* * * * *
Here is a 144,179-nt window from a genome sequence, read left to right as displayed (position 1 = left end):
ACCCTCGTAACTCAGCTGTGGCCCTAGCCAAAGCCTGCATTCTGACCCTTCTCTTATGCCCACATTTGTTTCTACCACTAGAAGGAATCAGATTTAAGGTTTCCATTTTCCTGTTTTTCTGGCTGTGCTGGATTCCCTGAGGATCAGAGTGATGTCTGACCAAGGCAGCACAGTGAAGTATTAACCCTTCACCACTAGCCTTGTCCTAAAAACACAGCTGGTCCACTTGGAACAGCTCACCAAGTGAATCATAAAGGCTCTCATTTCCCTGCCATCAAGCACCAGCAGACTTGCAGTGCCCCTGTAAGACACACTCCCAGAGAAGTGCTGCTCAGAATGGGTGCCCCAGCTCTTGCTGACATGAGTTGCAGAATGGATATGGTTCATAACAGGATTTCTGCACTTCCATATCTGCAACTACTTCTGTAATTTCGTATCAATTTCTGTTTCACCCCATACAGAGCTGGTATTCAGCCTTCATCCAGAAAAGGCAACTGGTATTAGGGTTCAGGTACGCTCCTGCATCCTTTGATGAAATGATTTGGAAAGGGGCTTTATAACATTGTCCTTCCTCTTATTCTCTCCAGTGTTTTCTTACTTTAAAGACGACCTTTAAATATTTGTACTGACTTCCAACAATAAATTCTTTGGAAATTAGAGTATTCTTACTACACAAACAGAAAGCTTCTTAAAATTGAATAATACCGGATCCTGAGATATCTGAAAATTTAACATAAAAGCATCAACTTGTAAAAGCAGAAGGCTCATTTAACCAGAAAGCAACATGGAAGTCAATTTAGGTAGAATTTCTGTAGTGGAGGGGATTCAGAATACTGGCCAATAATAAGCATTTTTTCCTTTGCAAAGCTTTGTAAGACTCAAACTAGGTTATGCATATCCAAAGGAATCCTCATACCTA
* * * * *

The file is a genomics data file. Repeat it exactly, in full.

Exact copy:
Here is a 144,179-nt window from a genome sequence, read left to right as displayed (position 1 = left end):
ACCCTCGTAACTCAGCTGTGGCCCTAGCCAAAGCCTGCATTCTGACCCTTCTCTTATGCCCACATTTGTTTCTACCACTAGAAGGAATCAGATTTAAGGTTTCCATTTTCCTGTTTTTCTGGCTGTGCTGGATTCCCTGAGGATCAGAGTGATGTCTGACCAAGGCAGCACAGTGAAGTATTAACCCTTCACCACTAGCCTTGTCCTAAAAACACAGCTGGTCCACTTGGAACAGCTCACCAAGTGAATCATAAAGGCTCTCATTTCCCTGCCATCAAGCACCAGCAGACTTGCAGTGCCCCTGTAAGACACACTCCCAGAGAAGTGCTGCTCAGAATGGGTGCCCCAGCTCTTGCTGACATGAGTTGCAGAATGGATATGGTTCATAACAGGATTTCTGCACTTCCATATCTGCAACTACTTCTGTAATTTCGTATCAATTTCTGTTTCACCCCATACAGAGCTGGTATTCAGCCTTCATCCAGAAAAGGCAACTGGTATTAGGGTTCAGGTACGCTCCTGCATCCTTTGATGAAATGATTTGGAAAGGGGCTTTATAACATTGTCCTTCCTCTTATTCTCTCCAGTGTTTTCTTACTTTAAAGACGACCTTTAAATATTTGTACTGACTTCCAACAATAAATTCTTTGGAAATTAGAGTATTCTTACTACACAAACAGAAAGCTTCTTAAAATTGAATAATACCGGATCCTGAGATATCTGAAAATTTAACATAAAAGCATCAACTTGTAAAAGCAGAAGGCTCATTTAACCAGAAAGCAACATGGAAGTCAATTTAGGTAGAATTTCTGTAGTGGAGGGGATTCAGAATACTGGCCAATAATAAGCATTTTTTCCTTTGCAAAGCTTTGTAAGACTCAAACTAGGTTATGCATATCCAAAGGAATCCTCATACCTA